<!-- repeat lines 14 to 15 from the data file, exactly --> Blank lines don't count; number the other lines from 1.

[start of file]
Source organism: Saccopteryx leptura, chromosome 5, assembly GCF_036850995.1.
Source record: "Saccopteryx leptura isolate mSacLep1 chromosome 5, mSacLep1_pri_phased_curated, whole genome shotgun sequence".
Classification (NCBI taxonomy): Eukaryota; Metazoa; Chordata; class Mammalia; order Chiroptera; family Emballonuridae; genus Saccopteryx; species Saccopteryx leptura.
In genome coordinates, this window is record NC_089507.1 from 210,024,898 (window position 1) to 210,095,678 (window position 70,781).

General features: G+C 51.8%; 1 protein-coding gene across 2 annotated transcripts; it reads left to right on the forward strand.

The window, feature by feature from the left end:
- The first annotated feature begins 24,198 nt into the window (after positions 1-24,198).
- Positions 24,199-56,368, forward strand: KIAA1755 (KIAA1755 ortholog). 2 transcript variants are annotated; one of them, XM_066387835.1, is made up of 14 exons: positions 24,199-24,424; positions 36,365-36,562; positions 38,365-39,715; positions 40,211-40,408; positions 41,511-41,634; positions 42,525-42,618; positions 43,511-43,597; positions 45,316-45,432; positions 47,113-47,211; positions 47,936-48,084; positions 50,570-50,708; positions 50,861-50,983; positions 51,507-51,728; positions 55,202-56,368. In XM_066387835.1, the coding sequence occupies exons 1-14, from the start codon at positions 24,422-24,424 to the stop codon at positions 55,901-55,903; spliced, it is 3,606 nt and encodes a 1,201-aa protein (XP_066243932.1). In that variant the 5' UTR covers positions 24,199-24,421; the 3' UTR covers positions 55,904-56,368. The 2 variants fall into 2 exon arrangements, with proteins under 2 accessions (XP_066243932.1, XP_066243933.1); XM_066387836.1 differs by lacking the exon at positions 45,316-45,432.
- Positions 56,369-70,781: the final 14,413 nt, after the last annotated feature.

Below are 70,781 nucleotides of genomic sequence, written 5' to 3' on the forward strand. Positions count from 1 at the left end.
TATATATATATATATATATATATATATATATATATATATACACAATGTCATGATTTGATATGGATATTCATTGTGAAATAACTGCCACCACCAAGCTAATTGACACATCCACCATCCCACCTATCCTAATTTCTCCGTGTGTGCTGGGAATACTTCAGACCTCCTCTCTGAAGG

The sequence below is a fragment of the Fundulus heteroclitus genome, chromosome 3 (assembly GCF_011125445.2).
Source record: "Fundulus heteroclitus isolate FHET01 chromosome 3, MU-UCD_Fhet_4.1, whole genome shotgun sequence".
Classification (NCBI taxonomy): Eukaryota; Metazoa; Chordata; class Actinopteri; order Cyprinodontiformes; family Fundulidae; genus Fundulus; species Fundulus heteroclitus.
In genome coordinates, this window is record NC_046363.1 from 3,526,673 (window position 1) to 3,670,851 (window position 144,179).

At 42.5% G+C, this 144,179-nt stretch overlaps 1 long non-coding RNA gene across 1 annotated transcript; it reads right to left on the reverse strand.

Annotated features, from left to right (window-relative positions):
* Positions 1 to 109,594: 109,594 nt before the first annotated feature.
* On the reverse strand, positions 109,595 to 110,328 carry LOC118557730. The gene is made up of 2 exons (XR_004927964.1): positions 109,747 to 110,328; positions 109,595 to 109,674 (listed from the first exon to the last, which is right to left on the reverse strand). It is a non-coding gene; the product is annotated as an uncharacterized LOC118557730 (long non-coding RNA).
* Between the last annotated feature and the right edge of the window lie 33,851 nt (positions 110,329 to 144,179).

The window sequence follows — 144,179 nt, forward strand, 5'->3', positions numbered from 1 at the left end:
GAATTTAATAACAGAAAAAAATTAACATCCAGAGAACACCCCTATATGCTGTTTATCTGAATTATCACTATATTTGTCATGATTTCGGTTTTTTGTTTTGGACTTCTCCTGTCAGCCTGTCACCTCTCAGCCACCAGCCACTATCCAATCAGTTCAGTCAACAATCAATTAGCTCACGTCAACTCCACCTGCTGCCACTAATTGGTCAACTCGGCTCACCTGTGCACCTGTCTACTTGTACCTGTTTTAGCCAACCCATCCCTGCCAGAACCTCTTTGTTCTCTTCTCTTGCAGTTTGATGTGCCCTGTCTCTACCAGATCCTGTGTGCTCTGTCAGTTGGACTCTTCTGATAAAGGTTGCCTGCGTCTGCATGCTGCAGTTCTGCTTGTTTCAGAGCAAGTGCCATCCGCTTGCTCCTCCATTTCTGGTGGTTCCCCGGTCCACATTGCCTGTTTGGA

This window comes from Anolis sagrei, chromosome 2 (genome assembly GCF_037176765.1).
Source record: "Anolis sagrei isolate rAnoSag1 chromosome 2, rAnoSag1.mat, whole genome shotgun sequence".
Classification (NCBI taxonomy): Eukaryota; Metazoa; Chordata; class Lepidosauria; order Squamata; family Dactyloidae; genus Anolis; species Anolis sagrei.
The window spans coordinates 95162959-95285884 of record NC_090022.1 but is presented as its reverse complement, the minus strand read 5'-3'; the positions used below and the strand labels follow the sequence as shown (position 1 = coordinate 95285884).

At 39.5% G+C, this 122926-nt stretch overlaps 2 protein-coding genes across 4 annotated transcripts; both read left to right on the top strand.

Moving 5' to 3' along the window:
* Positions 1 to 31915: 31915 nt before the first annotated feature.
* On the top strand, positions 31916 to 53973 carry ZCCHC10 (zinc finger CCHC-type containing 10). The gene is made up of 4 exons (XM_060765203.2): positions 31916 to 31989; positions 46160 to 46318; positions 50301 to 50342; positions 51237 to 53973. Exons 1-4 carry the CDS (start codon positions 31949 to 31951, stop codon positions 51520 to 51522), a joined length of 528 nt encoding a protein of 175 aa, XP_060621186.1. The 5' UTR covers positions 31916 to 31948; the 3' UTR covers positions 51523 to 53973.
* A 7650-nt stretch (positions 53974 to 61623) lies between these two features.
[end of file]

Classification (NCBI taxonomy): Eukaryota; Metazoa; Chordata; class Actinopteri; order Cyprinodontiformes; family Fundulidae; genus Fundulus; species Fundulus heteroclitus.
In genome coordinates, this window is record NC_046363.1 from 3,526,673 (window position 1) to 3,670,851 (window position 144,179).